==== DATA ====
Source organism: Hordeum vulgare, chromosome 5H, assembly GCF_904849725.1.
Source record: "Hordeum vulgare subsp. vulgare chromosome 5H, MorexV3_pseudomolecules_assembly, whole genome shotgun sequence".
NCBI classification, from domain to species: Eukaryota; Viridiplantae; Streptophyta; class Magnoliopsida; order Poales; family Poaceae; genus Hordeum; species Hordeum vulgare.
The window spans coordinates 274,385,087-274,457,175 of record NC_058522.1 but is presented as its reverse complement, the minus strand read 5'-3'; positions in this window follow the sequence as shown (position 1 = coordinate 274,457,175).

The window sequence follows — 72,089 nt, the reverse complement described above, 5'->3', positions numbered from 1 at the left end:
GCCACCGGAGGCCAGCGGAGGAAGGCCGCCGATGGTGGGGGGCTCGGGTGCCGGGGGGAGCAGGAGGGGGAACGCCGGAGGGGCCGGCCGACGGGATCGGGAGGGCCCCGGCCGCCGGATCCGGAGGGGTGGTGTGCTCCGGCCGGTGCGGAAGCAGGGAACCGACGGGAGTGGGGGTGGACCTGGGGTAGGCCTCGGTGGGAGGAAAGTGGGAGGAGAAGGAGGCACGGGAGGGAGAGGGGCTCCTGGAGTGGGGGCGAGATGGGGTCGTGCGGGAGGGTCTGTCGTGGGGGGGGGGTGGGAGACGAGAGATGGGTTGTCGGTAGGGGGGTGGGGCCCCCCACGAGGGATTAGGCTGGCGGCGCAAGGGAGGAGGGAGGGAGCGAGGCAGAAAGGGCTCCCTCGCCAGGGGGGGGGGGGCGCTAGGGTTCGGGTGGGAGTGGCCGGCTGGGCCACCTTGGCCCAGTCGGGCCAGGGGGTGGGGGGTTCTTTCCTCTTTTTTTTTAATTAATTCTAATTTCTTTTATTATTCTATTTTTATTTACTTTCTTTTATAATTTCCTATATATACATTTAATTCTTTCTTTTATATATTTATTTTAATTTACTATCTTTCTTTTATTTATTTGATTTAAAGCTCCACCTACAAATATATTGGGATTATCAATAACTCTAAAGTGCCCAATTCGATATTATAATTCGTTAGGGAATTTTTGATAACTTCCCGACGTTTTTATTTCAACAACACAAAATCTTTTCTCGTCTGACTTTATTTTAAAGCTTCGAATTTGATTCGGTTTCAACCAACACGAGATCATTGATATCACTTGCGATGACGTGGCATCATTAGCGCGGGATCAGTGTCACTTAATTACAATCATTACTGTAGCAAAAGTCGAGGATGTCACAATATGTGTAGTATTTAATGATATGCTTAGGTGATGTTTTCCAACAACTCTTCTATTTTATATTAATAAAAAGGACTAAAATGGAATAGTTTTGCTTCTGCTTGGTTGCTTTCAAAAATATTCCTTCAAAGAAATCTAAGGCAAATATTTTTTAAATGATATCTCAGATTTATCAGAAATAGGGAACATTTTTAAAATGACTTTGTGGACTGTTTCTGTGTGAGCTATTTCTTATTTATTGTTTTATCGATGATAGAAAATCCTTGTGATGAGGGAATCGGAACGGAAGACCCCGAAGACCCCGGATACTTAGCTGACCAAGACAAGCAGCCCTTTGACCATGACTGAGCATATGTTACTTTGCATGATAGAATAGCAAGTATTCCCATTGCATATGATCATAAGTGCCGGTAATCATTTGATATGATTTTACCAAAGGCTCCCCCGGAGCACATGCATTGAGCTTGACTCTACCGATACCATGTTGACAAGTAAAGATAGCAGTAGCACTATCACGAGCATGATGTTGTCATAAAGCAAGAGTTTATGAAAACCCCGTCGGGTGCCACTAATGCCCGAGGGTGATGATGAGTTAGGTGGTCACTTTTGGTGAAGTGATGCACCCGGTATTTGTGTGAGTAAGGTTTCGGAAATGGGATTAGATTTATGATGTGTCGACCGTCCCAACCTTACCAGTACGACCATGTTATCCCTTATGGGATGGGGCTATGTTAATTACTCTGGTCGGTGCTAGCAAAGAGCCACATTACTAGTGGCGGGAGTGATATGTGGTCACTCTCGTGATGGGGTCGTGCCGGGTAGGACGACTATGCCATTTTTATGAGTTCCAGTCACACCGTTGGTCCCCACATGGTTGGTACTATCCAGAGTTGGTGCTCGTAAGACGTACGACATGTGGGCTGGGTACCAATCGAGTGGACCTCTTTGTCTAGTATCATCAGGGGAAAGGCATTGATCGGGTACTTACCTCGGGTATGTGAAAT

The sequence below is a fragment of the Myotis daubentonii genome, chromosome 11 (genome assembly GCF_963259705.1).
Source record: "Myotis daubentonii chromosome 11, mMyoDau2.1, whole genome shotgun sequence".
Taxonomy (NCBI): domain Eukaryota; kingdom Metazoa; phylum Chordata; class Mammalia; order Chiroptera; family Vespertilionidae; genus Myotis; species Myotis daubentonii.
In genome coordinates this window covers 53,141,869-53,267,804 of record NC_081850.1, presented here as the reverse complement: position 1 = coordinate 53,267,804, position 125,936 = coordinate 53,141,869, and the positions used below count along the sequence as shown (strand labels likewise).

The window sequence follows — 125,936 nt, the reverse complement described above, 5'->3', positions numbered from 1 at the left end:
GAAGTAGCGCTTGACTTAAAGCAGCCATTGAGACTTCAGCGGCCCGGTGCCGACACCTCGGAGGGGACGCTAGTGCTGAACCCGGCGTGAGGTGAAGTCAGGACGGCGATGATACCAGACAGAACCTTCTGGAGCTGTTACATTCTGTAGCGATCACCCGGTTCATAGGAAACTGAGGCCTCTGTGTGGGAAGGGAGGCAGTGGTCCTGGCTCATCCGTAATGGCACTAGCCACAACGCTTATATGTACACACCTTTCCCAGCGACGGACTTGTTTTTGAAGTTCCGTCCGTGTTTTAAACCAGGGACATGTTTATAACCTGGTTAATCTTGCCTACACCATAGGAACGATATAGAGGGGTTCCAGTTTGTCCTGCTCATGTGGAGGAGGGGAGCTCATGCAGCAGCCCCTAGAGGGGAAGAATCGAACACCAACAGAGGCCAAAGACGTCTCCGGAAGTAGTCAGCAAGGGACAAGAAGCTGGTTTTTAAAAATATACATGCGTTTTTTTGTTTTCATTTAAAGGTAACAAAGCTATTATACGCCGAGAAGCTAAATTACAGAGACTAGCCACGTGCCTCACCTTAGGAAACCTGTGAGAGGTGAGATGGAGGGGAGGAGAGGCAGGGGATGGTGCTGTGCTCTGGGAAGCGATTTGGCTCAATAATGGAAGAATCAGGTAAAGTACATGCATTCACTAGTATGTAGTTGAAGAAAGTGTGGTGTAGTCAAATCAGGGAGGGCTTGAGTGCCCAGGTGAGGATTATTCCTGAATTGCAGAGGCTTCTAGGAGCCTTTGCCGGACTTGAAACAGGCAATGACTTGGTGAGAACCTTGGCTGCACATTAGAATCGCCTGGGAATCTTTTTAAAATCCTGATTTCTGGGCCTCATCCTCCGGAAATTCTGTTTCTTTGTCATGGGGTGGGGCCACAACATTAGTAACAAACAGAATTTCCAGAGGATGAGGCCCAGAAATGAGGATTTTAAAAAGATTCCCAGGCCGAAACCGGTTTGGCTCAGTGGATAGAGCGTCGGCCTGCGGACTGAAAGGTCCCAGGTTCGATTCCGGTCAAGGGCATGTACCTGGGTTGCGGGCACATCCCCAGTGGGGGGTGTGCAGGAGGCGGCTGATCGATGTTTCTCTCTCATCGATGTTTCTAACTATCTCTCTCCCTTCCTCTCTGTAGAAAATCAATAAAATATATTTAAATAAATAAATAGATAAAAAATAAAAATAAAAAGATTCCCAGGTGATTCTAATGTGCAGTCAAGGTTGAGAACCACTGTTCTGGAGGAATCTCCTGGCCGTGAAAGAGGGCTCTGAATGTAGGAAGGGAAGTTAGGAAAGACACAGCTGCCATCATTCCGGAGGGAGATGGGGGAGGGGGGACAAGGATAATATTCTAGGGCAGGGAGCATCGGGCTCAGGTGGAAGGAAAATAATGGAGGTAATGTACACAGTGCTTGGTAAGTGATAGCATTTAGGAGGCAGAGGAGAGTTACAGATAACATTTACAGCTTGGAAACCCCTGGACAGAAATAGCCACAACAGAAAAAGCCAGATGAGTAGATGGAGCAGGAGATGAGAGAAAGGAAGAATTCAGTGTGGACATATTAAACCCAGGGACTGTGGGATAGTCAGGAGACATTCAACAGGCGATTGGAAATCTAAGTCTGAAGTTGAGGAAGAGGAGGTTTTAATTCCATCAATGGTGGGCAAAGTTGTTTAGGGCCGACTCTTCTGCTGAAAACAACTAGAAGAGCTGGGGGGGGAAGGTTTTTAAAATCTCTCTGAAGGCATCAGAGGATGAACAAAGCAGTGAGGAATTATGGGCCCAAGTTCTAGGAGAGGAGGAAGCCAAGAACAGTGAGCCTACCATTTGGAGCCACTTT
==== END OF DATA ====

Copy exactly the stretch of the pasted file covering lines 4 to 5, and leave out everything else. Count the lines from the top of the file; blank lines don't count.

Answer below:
The window spans coordinates 274,385,087-274,457,175 of record NC_058522.1 but is presented as its reverse complement, the minus strand read 5'-3'; positions in this window follow the sequence as shown (position 1 = coordinate 274,457,175).

The window sequence follows — 72,089 nt, the reverse complement described above, 5'->3', positions numbered from 1 at the left end: